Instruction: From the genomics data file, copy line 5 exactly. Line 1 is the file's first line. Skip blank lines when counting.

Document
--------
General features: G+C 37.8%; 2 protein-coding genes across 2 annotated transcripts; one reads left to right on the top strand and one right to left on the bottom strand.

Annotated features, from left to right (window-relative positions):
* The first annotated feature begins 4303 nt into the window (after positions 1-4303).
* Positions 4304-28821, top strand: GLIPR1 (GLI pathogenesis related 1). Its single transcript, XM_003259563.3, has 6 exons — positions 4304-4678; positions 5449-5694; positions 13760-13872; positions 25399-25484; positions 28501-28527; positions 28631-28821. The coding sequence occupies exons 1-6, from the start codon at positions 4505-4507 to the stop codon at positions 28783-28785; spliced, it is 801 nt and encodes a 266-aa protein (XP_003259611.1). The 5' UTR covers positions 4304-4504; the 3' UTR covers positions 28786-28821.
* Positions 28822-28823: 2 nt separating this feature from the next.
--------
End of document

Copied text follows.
* Positions 28822-28823: 2 nt separating this feature from the next.